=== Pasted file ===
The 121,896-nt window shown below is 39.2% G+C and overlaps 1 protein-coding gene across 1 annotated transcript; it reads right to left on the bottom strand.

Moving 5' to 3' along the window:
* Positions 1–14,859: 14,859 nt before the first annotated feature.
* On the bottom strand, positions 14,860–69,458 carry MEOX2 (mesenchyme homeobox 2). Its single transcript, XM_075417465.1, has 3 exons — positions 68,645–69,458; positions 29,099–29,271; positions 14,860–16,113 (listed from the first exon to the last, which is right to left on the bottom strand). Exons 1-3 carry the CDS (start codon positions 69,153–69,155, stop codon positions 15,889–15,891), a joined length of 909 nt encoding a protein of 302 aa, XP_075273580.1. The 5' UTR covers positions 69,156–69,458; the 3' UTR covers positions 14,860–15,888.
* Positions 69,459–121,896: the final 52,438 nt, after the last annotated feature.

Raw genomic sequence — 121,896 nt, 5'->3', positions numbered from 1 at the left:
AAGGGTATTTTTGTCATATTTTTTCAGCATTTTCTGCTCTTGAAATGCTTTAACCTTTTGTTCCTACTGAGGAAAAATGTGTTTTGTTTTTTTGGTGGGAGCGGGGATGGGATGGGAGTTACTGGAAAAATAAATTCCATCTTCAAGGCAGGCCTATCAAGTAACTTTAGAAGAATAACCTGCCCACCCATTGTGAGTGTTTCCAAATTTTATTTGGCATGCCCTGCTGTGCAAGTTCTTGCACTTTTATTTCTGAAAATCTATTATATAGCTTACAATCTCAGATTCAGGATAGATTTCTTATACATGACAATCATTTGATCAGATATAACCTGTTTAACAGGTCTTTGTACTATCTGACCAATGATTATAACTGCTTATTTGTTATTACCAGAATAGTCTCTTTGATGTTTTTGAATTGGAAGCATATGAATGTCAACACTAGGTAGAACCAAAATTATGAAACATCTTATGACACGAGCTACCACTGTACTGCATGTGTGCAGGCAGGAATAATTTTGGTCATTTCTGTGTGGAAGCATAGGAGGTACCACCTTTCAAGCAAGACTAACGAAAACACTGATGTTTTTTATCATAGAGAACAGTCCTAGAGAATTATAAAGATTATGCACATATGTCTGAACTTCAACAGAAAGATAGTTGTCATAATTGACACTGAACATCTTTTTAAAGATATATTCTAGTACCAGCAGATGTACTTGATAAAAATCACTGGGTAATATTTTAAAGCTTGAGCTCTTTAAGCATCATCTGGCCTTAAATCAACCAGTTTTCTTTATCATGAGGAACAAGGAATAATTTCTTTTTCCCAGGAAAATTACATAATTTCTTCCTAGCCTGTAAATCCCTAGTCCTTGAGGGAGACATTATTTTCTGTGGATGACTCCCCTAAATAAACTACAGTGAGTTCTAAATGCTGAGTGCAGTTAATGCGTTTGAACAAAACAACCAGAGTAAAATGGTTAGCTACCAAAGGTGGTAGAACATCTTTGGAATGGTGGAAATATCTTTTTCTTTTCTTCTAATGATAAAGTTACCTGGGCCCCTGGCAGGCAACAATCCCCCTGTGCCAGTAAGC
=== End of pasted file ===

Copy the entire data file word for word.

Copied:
The 121,896-nt window shown below is 39.2% G+C and overlaps 1 protein-coding gene across 1 annotated transcript; it reads right to left on the bottom strand.

Moving 5' to 3' along the window:
* Positions 1–14,859: 14,859 nt before the first annotated feature.
* On the bottom strand, positions 14,860–69,458 carry MEOX2 (mesenchyme homeobox 2). Its single transcript, XM_075417465.1, has 3 exons — positions 68,645–69,458; positions 29,099–29,271; positions 14,860–16,113 (listed from the first exon to the last, which is right to left on the bottom strand). Exons 1-3 carry the CDS (start codon positions 69,153–69,155, stop codon positions 15,889–15,891), a joined length of 909 nt encoding a protein of 302 aa, XP_075273580.1. The 5' UTR covers positions 69,156–69,458; the 3' UTR covers positions 14,860–15,888.
* Positions 69,459–121,896: the final 52,438 nt, after the last annotated feature.

Raw genomic sequence — 121,896 nt, 5'->3', positions numbered from 1 at the left:
AAGGGTATTTTTGTCATATTTTTTCAGCATTTTCTGCTCTTGAAATGCTTTAACCTTTTGTTCCTACTGAGGAAAAATGTGTTTTGTTTTTTTGGTGGGAGCGGGGATGGGATGGGAGTTACTGGAAAAATAAATTCCATCTTCAAGGCAGGCCTATCAAGTAACTTTAGAAGAATAACCTGCCCACCCATTGTGAGTGTTTCCAAATTTTATTTGGCATGCCCTGCTGTGCAAGTTCTTGCACTTTTATTTCTGAAAATCTATTATATAGCTTACAATCTCAGATTCAGGATAGATTTCTTATACATGACAATCATTTGATCAGATATAACCTGTTTAACAGGTCTTTGTACTATCTGACCAATGATTATAACTGCTTATTTGTTATTACCAGAATAGTCTCTTTGATGTTTTTGAATTGGAAGCATATGAATGTCAACACTAGGTAGAACCAAAATTATGAAACATCTTATGACACGAGCTACCACTGTACTGCATGTGTGCAGGCAGGAATAATTTTGGTCATTTCTGTGTGGAAGCATAGGAGGTACCACCTTTCAAGCAAGACTAACGAAAACACTGATGTTTTTTATCATAGAGAACAGTCCTAGAGAATTATAAAGATTATGCACATATGTCTGAACTTCAACAGAAAGATAGTTGTCATAATTGACACTGAACATCTTTTTAAAGATATATTCTAGTACCAGCAGATGTACTTGATAAAAATCACTGGGTAATATTTTAAAGCTTGAGCTCTTTAAGCATCATCTGGCCTTAAATCAACCAGTTTTCTTTATCATGAGGAACAAGGAATAATTTCTTTTTCCCAGGAAAATTACATAATTTCTTCCTAGCCTGTAAATCCCTAGTCCTTGAGGGAGACATTATTTTCTGTGGATGACTCCCCTAAATAAACTACAGTGAGTTCTAAATGCTGAGTGCAGTTAATGCGTTTGAACAAAACAACCAGAGTAAAATGGTTAGCTACCAAAGGTGGTAGAACATCTTTGGAATGGTGGAAATATCTTTTTCTTTTCTTCTAATGATAAAGTTACCTGGGCCCCTGGCAGGCAACAATCCCCCTGTGCCAGTAAGC